GONZALES — Ascension Parish administrators gave the public a first look Tuesday night at a proposed far-reaching project to improve the parish’s transportation infrastructure.
One of multiple funding sources for the proposed $140 million program to enhance numerous roadways in unincorporated areas of the parish would be a proposed half-cent tax that would not apply to the municipalities of Gonzales, Donaldsonville and Sorrento, officials said.
“This is going to bring a variety of improvements that will provide benefits for residents and businesses,” Parish President Tommy Martinez said during a meeting of the Parish Council’s Transportation Committee.
The proposed tax, if voters in unincorporated areas of the parish approve, would generate about $8 million per year, Martinez said, with the possibility of bonding up to $80 million for road improvements.
“We want to dedicate the tax to specific projects that we’re looking at so the money will be assured to be spent on projects that the people vote on,” he said.
The four major categories of improvements address the Airline Highway corridor, the regional corridor, local intersection improvements and bridge rehabilitation, Martinez said.
Martinez said public input would help decide specific projects chosen for the program.
Councilman Todd Lambert said he felt that the sales tax project should not focus heavily on state highways, but should mainly address parish roadways.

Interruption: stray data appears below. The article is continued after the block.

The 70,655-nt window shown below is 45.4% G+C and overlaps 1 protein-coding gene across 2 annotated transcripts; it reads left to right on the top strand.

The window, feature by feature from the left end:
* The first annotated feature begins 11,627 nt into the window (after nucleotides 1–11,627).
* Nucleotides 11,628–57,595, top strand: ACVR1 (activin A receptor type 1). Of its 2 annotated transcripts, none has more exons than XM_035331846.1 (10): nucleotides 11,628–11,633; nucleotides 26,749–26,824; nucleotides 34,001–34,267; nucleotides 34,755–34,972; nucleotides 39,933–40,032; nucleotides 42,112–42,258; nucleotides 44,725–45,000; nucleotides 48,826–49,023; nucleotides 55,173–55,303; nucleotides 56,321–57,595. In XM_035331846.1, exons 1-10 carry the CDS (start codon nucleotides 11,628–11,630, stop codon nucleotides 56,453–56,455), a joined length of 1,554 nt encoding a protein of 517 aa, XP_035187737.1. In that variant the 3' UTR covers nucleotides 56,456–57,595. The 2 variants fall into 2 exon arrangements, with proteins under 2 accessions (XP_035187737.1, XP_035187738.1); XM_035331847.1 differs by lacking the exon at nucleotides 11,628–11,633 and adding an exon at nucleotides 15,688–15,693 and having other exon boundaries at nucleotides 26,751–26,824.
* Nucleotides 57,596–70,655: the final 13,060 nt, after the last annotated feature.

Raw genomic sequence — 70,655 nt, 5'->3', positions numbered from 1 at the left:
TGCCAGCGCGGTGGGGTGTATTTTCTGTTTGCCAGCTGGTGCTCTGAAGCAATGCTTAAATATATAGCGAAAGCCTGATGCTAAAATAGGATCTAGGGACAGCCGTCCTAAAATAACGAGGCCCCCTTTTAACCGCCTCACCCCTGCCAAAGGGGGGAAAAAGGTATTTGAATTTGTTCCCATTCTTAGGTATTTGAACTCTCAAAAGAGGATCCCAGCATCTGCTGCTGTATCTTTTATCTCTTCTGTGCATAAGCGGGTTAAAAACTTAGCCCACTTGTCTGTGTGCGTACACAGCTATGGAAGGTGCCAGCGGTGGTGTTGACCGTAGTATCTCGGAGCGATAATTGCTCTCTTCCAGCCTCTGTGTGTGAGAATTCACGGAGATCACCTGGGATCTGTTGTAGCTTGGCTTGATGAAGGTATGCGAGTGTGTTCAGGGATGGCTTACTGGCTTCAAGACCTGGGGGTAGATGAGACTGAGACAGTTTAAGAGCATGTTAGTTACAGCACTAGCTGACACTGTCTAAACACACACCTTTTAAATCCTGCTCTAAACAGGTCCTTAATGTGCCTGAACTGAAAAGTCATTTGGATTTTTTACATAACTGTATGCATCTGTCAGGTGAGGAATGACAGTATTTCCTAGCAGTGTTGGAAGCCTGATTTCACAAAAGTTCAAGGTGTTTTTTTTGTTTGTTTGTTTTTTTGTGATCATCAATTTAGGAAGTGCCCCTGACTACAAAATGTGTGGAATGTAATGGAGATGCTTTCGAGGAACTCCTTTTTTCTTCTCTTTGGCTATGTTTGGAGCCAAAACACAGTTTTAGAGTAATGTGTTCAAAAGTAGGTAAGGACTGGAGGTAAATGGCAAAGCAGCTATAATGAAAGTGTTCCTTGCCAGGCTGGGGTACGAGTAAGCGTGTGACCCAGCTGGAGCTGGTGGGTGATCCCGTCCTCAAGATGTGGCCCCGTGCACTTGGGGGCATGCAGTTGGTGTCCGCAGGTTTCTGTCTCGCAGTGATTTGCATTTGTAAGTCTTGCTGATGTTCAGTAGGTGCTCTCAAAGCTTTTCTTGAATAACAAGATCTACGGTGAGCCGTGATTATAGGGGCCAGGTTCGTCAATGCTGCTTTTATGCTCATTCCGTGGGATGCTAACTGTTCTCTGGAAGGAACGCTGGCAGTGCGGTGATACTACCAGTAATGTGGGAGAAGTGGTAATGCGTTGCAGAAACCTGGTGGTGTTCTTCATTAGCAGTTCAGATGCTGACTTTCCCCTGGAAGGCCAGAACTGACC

Martinez stressed that the parish should look at which roads carry the most traffic, whether state- or parish-maintained.
He also suggested that much of the funding may go toward adding turn lanes to busy intersections.
Another project in addition to the sales tax plan would have the parish possibly take over maintenance of some state highways, excluding major arteries, after DOTD makes improvements to the roads.
As funds become available to DOTD over time, Martinez said, the parish would transfer those roads back to the state.
“The state still wants to maintain those major highways,” Martinez said.
Review engineer Michael Songy, of CSRS, said the proposed sales tax revenue and state funds could be used to match vital federal funding for larger road projects.
“Getting those federal funds back to the local area is very important,” Councilman Randy Clouatre said. “There aren’t a lot of ways to do that.”
Two open house events to obtain public input for the program are scheduled for May 16 at the Lamar-Dixon Expo Center and May 22 at Oak Grove Primary School, Martinez said. Both events begin at 4:30 p.m.